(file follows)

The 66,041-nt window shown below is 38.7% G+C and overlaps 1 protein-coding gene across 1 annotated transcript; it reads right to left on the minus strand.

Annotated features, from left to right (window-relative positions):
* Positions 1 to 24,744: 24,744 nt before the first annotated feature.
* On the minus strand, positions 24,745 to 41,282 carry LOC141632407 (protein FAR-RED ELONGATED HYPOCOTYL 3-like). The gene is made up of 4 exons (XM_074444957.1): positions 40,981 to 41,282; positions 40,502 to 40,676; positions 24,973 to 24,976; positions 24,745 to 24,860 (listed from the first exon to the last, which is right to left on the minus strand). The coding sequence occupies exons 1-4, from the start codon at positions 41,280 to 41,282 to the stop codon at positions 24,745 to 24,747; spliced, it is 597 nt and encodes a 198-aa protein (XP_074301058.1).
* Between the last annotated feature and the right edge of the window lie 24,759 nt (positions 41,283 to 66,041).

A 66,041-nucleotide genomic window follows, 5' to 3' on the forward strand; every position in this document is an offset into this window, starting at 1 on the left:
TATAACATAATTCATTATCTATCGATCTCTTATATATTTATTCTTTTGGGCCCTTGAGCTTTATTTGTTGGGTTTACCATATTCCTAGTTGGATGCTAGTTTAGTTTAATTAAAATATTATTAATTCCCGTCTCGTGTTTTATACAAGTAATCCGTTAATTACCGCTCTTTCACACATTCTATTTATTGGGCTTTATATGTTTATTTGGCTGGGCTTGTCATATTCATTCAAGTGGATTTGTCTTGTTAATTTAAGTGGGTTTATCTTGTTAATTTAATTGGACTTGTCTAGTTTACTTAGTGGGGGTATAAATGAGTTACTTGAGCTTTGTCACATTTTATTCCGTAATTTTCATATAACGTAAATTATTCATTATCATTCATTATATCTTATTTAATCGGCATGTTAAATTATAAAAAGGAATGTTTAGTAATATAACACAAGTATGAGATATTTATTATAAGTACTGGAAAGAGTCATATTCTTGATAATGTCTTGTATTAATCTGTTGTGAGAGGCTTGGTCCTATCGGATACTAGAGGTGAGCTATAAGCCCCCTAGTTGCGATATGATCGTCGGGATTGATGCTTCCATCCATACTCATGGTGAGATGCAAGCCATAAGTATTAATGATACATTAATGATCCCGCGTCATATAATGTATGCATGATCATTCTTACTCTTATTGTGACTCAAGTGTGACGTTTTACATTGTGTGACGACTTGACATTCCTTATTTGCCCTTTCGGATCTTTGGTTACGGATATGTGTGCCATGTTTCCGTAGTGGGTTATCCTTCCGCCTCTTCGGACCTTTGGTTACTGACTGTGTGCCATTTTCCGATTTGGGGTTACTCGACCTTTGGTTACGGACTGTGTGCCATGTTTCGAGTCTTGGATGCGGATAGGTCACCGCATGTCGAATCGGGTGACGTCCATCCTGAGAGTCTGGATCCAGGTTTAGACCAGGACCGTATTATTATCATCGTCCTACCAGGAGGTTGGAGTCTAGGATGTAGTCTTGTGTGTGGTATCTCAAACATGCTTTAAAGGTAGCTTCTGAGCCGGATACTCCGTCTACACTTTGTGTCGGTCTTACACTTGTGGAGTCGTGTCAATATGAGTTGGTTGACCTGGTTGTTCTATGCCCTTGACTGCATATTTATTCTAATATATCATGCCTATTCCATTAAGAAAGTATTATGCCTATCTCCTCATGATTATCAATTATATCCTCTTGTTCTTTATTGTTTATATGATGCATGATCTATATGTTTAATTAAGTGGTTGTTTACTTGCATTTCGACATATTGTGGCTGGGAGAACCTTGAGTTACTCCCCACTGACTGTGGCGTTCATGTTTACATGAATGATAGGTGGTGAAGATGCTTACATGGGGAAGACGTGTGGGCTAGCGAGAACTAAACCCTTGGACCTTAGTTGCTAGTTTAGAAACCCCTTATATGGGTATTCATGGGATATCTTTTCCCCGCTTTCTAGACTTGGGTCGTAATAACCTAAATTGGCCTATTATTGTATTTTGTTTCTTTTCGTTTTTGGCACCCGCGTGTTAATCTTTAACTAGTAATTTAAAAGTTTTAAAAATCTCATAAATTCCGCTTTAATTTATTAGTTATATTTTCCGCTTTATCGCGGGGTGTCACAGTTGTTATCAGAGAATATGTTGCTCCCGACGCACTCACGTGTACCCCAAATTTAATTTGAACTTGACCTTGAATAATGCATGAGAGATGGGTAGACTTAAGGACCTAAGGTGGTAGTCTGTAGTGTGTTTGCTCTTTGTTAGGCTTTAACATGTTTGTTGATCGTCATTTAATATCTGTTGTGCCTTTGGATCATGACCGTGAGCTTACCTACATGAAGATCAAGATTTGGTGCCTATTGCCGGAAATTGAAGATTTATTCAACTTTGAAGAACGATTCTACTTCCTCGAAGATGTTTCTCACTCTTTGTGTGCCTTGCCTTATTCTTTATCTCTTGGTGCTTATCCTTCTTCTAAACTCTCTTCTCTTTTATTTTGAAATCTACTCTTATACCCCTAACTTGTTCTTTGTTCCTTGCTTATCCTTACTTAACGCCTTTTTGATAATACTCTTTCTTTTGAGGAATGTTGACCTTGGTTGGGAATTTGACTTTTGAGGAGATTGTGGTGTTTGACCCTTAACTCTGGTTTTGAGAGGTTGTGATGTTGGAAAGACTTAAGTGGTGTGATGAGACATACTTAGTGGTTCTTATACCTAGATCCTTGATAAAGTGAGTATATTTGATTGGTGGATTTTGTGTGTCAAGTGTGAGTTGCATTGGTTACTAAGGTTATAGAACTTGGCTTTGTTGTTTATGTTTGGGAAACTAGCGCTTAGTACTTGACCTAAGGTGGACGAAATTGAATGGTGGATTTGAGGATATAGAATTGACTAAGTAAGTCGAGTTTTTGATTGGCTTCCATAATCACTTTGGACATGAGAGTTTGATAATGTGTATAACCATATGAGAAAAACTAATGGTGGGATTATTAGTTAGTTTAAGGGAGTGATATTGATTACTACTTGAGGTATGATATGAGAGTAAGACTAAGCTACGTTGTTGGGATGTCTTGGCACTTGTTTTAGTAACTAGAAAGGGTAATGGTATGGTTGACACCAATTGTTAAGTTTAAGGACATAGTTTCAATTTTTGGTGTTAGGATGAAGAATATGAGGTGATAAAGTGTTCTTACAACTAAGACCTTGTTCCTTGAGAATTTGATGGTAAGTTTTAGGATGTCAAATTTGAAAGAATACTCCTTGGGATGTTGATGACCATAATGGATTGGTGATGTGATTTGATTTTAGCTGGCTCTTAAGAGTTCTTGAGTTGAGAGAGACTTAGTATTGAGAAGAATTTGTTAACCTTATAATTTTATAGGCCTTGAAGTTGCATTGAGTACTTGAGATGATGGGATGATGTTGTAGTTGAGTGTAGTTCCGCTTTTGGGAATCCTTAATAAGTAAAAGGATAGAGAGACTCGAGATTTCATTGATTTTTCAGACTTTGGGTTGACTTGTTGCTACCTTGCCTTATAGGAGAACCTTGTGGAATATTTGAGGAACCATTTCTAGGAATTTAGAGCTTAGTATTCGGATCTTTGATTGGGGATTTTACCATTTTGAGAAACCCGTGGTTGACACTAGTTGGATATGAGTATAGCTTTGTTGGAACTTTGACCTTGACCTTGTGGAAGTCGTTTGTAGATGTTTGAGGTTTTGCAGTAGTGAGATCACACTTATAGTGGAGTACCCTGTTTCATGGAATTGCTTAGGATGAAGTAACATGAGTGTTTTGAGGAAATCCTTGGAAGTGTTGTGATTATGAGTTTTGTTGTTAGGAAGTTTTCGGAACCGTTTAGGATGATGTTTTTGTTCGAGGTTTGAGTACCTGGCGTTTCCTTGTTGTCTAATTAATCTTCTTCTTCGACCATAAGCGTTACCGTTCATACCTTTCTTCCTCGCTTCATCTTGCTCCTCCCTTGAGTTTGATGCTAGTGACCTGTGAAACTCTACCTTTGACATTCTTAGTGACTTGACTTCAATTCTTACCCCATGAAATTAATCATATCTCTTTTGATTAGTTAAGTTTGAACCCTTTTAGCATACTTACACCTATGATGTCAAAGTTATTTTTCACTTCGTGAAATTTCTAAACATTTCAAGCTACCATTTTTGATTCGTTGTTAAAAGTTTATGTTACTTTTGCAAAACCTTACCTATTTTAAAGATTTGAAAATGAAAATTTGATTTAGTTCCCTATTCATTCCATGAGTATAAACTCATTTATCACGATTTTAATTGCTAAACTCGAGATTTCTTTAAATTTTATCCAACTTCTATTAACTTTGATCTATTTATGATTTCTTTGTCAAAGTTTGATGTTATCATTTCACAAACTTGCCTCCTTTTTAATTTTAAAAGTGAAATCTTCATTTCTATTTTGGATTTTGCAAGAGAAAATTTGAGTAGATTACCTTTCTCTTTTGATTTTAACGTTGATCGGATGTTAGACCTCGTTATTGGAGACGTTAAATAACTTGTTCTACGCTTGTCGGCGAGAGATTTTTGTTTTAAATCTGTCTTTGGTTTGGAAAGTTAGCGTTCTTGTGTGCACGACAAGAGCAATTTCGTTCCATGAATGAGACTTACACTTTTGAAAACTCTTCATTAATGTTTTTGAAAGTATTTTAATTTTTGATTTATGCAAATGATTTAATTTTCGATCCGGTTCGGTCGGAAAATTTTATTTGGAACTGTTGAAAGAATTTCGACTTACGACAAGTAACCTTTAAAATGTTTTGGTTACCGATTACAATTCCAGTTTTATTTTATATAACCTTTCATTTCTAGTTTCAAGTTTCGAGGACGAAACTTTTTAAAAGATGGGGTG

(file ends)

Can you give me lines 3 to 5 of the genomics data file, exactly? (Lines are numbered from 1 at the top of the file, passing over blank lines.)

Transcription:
* Positions 1 to 24,744: 24,744 nt before the first annotated feature.
* On the minus strand, positions 24,745 to 41,282 carry LOC141632407 (protein FAR-RED ELONGATED HYPOCOTYL 3-like). The gene is made up of 4 exons (XM_074444957.1): positions 40,981 to 41,282; positions 40,502 to 40,676; positions 24,973 to 24,976; positions 24,745 to 24,860 (listed from the first exon to the last, which is right to left on the minus strand). The coding sequence occupies exons 1-4, from the start codon at positions 41,280 to 41,282 to the stop codon at positions 24,745 to 24,747; spliced, it is 597 nt and encodes a 198-aa protein (XP_074301058.1).
* Between the last annotated feature and the right edge of the window lie 24,759 nt (positions 41,283 to 66,041).